Repeated Measurements of Hepatitis B Surface Antigen Identify Carriers of Inactive HBV During Long-term Follow-up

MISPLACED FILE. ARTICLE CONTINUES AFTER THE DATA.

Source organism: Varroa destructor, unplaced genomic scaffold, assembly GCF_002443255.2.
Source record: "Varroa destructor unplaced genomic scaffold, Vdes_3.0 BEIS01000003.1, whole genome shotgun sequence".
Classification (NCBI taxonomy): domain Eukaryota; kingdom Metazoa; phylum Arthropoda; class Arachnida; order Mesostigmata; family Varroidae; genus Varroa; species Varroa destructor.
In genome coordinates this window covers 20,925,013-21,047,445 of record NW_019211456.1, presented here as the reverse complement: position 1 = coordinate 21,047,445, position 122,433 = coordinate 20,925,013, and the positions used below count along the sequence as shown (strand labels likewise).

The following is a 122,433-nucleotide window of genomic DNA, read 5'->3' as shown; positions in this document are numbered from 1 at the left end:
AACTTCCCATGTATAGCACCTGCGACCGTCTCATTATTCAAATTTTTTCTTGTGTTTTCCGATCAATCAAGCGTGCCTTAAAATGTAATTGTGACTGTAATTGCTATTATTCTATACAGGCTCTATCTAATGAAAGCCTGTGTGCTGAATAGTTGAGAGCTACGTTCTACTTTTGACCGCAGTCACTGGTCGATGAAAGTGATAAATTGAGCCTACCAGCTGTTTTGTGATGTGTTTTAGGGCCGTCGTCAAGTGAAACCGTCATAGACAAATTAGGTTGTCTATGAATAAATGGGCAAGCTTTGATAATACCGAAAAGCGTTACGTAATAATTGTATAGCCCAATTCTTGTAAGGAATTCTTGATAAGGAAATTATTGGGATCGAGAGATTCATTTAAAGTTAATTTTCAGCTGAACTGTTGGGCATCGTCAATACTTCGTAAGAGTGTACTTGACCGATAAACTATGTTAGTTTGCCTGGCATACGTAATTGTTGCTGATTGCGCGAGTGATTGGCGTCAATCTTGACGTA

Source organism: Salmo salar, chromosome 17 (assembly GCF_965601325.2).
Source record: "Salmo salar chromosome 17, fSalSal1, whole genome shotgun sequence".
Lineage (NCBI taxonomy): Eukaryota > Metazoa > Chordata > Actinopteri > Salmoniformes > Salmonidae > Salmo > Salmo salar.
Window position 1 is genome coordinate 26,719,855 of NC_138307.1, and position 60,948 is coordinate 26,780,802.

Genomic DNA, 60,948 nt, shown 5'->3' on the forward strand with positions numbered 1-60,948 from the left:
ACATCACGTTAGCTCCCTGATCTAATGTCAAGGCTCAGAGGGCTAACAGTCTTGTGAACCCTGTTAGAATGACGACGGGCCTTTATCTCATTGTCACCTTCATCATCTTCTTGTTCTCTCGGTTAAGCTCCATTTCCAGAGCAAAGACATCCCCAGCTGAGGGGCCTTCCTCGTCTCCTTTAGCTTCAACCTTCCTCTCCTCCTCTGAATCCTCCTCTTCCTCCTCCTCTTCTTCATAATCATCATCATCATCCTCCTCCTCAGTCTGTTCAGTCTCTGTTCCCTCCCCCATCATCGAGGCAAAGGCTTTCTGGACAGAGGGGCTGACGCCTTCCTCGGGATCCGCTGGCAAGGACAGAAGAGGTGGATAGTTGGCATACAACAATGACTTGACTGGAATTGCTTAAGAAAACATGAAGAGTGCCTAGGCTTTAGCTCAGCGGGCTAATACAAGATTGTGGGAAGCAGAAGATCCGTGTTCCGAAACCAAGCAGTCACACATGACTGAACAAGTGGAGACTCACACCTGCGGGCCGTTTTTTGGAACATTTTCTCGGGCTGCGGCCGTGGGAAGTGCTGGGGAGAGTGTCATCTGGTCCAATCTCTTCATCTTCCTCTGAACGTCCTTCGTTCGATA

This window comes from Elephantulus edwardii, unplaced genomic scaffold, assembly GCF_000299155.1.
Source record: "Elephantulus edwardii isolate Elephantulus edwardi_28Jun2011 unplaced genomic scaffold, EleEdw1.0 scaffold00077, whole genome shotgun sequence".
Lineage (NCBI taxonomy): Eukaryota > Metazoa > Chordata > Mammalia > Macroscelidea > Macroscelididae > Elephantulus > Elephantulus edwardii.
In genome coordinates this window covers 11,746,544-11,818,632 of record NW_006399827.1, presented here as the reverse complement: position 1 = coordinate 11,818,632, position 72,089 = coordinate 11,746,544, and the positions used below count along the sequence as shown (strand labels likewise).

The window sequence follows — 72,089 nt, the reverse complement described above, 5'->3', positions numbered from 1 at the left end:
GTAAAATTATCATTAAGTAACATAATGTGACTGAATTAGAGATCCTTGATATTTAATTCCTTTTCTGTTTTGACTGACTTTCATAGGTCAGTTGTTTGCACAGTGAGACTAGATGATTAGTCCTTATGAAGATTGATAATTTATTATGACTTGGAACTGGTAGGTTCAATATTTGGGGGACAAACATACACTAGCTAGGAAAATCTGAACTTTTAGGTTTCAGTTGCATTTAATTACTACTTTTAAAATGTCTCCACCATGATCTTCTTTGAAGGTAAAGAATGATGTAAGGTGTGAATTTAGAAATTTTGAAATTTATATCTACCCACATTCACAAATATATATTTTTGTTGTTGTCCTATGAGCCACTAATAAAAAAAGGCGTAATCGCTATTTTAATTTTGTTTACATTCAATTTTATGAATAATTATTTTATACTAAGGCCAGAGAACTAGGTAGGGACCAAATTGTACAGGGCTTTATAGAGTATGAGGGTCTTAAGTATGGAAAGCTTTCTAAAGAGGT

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BACKGROUND & AIMS: Measurements of hepatitis B surface antigen (HBsAg) and hepatitis B virus (HBV) DNA might help to identify carriers of inactive HBV. We assessed the performance of repeated measurements of HBsAg over a median time period of 8 years. METHODS: We performed a retrospective study of 292 HBe antigen-negative patients with chronic HBV infection, normal levels of alanine aminotransferase (ALT), levels of HBV DNA <20,000 IU/mL, and no cirrhosis who visited the outpatient clinics at 8 tertiary care centers in Europe, Asia, and Australia from 1990 through 2011. Patients were determined to be carriers of inactive HBV (level of HBV DNA <2000 IU/mL and serum levels of ALT that remained normal) or to have HBV activity (level of HBV DNA fluctuating >2000 IU/mL and/or abnormal levels of ALT) after each year of follow-up. Patients were followed for a median time of 8 years (range, 4-9 years). Dynamic regression analysis was used to study changes in level of HBsAg and HBV phase and to update the risk of HBV activity. RESULTS: One year after study enrollment, 189 patients (65%) had inactive HBV and 103 patients (35%) had HBV activity. Based on dynamic analysis, the probability that a patient would have HBV at any following year differed according to level of HBsAg; odds were 97% for patients with initial level of HBsAg <100 IU/mL, 85% for patients with initial levels 100-1000 IU/mL, and 76% for patients with initial levels >1000 IU/mL (P < .001). Having inactive virus for any 2 consecutive years predicted having inactive virus in any third year. However, 15% of patients with level of HBsAg >100 IU/mL had HBV activity in the third year. The combination of HBsAg level <100 IU/mL and HBV DNA level <2000 IU/mL identified patients whose virus remained inactive for the entire follow-up period, with 98% specificity and a positive predictive value of 97%, for all HBV genotypes. Patients with HBV activity who had levels of HBV DNA < 5000 IU/mL and decreases in HBsAg of 0.5 log IU/mL or more for 1 year had a high probability of becoming carriers of inactive HBV in the next year. CONCLUSIONS: In a retrospective, dynamic analysis of almost 300 patients with chronic HBV infection, we found that levels of HBsAg <100 IU/mL identify patients with inactive virus with a high level of specificity. HBsAg levels should therefore be used to define phases of HBV infection in HBe antigen-negative patients.